A Postal Index Number or PIN or Pincode is a code in the post office numbering or post code system used by India Post, the Indian postal administration. The code is six digits long.The PIN Code system was introduced on 15 August 1972 by Mr.Shriram Bhikaji Velankar.The system was introduced to simplify the manual sorting and delivery of mail by eliminating confusion over incorrect addresses, similar place names and different languages used by the public .
There are nine PIN zones in India, including eight regional zones and one functional zone (for the Indian Army). The first digit of the PIN code indicates the region. The second digit indicates the sub-region, and the third digit indicates the sorting district within the region. The final three digits are assigned to individual post offices.
The 9 PIN zones cover the Indian states and union territories as follows:
Delhi, Haryana, Punjab, Himachal Pradesh, Jammu and Kashmir, Chandigarh
Uttar Pradesh, Uttarakhand
Rajasthan, Gujarat, Daman and Diu, Dadra and Nagar Haveli
Goa, Maharashtra, Madhya Pradesh, Chhattisgarh
Andhra Pradesh, Karnataka, Telangana
Tamil Nadu, Kerala, Puducherry, Lakshadweep
Odisha, West Bengal, Arunachal Pradesh, Nagaland, Manipur, Mizoram, Tripura, Meghalaya, Andaman and Nicobar Islands, Assam, Sikkim
Army Post office (APO) and Field Post office (FPO)
The first three digits of the PIN represent a specific geographical region called a sorting district that is headquartered at the main post office of the largest city and is known as the sorting office. A state may have one or more sorting districts depending on the volumes of mail handled.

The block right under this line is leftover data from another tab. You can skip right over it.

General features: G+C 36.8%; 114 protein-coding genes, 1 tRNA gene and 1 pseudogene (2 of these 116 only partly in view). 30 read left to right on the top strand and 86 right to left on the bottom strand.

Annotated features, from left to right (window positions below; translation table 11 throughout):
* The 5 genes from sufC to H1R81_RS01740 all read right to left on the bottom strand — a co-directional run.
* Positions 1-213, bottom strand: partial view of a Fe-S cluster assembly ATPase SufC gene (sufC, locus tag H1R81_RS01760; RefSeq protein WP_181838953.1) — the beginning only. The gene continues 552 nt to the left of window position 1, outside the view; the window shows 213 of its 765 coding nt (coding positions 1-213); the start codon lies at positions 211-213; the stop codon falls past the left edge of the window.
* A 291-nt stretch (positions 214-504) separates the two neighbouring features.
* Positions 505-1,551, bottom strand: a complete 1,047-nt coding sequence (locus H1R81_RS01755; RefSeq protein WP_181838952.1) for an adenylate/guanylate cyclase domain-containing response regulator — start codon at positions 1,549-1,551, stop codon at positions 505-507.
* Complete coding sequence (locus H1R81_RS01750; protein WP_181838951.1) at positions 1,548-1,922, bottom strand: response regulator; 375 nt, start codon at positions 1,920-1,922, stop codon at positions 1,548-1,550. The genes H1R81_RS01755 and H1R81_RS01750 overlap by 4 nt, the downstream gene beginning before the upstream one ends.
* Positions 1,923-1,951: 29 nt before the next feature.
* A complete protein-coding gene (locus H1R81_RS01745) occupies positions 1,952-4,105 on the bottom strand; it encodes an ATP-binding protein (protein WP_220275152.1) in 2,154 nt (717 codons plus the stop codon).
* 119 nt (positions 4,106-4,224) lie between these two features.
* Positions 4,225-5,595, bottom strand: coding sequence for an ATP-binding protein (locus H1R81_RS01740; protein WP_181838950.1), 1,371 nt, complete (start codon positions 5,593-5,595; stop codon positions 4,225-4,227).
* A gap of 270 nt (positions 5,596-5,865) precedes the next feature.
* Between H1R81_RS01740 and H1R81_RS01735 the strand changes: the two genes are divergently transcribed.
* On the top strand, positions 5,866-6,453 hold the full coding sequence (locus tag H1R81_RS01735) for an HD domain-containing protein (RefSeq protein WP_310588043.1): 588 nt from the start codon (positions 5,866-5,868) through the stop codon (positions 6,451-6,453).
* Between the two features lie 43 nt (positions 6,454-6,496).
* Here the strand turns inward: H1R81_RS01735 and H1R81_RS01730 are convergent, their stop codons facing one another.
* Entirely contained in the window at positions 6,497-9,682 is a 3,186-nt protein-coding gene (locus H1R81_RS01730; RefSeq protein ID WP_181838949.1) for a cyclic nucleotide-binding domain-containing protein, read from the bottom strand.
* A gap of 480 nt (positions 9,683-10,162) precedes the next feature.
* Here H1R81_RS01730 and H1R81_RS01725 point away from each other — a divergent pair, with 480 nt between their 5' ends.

The fourth digit represents the route on which a Delivery office is located in the sorting district . This is 0 for offices in the core area of the sorting district.
The last two digits represent the delivery office within the sorting district starting from 01 which would be the GPO or HO. The numbering of the delivery office is done chronologically with higher numbers assigned to newer delivery offices. If the volume of mails handled at a delivery office is too large, a new delivery office is created and the next available PIN is assigned . Thus two delivery offices situated next to each other will only have the first four digits in common.
Each PIN code is mapped to exactly one delivery post office which receives all the mail to be delivered to one or more lower offices within its jurisdiction, all of which share the same code. The delivery office can either be a General Post Office (GPO), a Head Office (HO) or Sub Office (SO) which are usually located in urban areas. The post from the delivery office is sorted and routed to other delivery offices for a different PIN or to one of the relevant sub offices or branch offices for the same PIN. Branch offices (BO) are located in rural areas and have limited postal services
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